BUFFALO, N.Y. -- After shouting at each other for two weeks across police barricades, both camps in Operation Rescue's anti-abortion siege agreed on this: Their side won.
A leader of the highly confrontational anti-abortion group said his organization is encouraged by the campaign here and plans to conduct a similar action elsewhere this summer.
As a result of the two-week effort here that ended yesterday, "we feel we've got a lot of momentum," said the Rev. Keith Tucci, an associate pastor of a non-denominational church in Charleston, S.C. "We've drawn a lot of new people in . . . all over the country."
He said the group's next action will come in July but declined to say where.
Abortion-rights advocates, meanwhile, were planning a weekend victory party to celebrate their defense of the area's abortion clinics, where police made about 525 arrests as Operation Rescue activists attempted to block clinic entrances.
In the view of abortion-rights advocates, Operation Rescue failed in its attempt to disrupt the clinics.
"They didn't accomplish one of their goals," said Marilynn Buckham, administrator of a downtown Buffalo clinic where several demonstrations occurred. Her clinic and three others remained open during the protest, and a local abortion-rights leader said Buffalo could serve as a national model of "clinic defense" for communities faced with future blockade attempts.
Throughout the protest, abortion-rights activists massed at clinics to keep Operation Rescue forces away from the doors and away from the women going in.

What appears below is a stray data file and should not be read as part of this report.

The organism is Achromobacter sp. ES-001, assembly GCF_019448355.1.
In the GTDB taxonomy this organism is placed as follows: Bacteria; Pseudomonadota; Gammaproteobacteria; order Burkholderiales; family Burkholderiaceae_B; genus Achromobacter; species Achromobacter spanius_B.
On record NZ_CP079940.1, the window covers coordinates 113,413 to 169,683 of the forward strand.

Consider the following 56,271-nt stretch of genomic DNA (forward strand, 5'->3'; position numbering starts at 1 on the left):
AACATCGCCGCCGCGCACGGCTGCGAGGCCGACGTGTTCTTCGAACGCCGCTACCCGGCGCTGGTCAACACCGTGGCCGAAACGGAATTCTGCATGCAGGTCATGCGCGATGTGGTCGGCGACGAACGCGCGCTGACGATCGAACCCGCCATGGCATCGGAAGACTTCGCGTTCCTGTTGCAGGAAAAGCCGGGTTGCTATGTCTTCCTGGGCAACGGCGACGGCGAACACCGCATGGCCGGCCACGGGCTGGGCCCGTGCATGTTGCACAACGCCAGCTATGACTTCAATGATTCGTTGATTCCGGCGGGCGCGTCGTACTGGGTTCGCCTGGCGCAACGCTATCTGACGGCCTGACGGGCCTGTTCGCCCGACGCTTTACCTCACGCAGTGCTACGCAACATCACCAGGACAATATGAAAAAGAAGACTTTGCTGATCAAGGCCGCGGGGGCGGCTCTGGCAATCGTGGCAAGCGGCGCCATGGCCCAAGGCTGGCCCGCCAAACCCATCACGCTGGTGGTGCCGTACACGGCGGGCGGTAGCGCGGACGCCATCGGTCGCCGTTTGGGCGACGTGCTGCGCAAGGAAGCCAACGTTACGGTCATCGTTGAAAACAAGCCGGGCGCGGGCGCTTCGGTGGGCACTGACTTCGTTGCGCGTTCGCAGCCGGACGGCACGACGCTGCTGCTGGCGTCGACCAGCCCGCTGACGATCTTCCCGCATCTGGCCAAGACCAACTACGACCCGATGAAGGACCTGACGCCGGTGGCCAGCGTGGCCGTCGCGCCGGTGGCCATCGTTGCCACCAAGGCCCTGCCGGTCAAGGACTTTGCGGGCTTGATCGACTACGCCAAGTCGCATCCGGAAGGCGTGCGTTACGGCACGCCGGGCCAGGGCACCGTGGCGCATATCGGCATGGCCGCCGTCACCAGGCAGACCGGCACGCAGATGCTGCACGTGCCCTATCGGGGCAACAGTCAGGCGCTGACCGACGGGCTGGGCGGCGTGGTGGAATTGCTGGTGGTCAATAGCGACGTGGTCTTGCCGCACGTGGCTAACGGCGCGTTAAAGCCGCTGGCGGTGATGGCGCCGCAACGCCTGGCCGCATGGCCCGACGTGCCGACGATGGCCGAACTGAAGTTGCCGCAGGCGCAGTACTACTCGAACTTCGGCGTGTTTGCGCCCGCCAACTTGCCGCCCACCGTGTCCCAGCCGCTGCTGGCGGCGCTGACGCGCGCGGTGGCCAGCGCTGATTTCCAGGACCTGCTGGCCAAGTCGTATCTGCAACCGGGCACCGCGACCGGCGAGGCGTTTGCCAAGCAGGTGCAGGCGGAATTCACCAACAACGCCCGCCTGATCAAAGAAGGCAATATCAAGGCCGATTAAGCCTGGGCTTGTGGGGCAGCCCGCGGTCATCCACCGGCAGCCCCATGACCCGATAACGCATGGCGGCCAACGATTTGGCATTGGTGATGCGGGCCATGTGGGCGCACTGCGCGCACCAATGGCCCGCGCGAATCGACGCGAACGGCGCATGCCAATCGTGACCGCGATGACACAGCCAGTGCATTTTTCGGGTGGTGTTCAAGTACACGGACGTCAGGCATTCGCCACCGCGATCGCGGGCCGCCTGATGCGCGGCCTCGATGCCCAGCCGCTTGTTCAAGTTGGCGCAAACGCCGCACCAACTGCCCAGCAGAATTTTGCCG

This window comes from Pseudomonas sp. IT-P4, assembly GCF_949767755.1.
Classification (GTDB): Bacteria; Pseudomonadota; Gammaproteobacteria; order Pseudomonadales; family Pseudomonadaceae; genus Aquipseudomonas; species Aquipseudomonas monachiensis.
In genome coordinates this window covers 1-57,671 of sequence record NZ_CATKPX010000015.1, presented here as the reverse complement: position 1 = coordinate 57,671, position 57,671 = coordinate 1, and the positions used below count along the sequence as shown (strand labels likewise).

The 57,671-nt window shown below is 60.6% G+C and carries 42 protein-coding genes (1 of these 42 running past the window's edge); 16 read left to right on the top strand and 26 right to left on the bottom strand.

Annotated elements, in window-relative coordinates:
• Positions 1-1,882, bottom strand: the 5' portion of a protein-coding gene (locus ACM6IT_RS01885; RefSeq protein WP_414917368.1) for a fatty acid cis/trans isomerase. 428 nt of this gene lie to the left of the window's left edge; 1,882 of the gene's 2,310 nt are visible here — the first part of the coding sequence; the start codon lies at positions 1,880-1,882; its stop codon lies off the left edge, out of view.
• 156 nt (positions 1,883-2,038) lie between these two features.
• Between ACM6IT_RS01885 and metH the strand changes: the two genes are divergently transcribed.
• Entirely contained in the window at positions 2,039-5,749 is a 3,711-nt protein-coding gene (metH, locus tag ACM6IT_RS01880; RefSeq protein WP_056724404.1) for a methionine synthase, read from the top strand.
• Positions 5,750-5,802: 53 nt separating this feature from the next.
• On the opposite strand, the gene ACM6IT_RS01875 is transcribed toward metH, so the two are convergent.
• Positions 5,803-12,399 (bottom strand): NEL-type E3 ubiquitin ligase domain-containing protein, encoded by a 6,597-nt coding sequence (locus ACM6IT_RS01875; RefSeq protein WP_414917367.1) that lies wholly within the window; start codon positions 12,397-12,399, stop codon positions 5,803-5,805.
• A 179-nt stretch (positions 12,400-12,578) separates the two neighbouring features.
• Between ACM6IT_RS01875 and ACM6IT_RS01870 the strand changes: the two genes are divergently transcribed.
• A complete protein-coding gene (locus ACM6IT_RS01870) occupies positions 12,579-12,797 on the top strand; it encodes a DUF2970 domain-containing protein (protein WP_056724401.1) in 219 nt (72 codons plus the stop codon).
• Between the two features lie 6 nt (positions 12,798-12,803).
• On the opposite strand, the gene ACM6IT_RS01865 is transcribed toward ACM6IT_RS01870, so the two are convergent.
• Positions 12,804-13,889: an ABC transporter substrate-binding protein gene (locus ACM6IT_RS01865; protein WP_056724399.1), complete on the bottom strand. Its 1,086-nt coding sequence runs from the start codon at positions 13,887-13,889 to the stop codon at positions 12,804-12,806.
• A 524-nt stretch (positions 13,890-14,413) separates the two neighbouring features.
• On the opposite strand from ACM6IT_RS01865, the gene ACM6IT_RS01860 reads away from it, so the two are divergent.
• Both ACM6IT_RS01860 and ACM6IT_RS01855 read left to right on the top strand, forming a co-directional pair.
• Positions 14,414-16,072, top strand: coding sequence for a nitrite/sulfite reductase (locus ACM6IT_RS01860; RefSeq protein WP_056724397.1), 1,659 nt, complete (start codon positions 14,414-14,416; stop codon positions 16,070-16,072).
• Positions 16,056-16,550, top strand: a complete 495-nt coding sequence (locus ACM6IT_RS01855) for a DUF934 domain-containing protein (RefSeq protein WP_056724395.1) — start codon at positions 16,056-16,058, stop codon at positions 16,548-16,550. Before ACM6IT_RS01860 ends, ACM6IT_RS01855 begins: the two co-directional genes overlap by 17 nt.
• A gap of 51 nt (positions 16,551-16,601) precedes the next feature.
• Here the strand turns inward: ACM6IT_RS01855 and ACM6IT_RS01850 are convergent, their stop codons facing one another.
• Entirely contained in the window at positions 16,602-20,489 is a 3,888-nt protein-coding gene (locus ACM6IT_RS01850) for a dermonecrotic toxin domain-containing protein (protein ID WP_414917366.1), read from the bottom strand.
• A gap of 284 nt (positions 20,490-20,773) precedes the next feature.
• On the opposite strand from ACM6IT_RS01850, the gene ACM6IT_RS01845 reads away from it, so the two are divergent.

In announcing their plans to blockade Buffalo-area abortion clinics, Operation Rescue leaders in January indicated they would match the massive effort they made last summer in Wichita, Kan., where nearly 2,700 demonstrators were arrested in about seven weeks and one clinic chose to close for a week. By March, however, local anti-abortion leaders were downplaying these predictions, saying they would emphasize picketing, not blockading.
By early last week, Time magazine had dubbed the effort "Operation Fizzle."
After 11 days of protests, Operation Rescue went into seclusion for two days on Wednesday and Thursday. The Rev. Patrick Mahoney of Boca Raton, Fla., told reporters before dawn Wednesday that the group would conduct "prayer and fasting." Leaders told reporters that the hiatus was a routine part of these campaigns and should not be taken as a sign of retreat.
His warning was well-founded, as some 1,200 people packed an Operation Rescue rally in a suburban parish hall Thursday night.
"I want you to take a look around tonight and take a look at Operation Fizzle," the Rev. Robert Schenck of suburban Buffalo told the cheering, standing-room-only crowd.
After a prayer meeting, the crowd drove in buses and cars to an abortion clinic about three miles away for a 30-minute candlelight vigil where Mr. Schenck and Mr. Tucci made a parallel between legal abortion and the Nazi Holocaust.
"We will cry out, and we will persevere, and we will continue to rescue those who are dragged to the slaughter," Mr. Tucci told the crowd.
On Friday, about 350 anti-abortion activists took part in a demonstration at a clinic in Amherst, a suburb northeast of Buffalo. More than 100 were arrested when they crossed police barricades and headed for the clinic entrance, guarded by a line of 30 police.
Among those arrested was Mr. Schenck, a Pentecostal minister who has been arrested 10 times before in Operation Rescue protests. In an interview Thursday night, he said developments in fetal medicine continue to push back the point at which a developing fetus can live outside the mother's body.
"It seems to be terribly arbitrary to determine that time," he said. "We are not omniscient. With human life, we are better off safe than sorry."
Glenn E. Murray, a lawyer for the Pro-Choice Network, said the distinction is based on a religious principle, which he said Operation Rescue is attempting to impose on the country.
"If they succeed" in curbing legal abortion, Mr. Murray said, "they would turn their guns on birth control and sex education and become the self-appointed ayatollahs of America."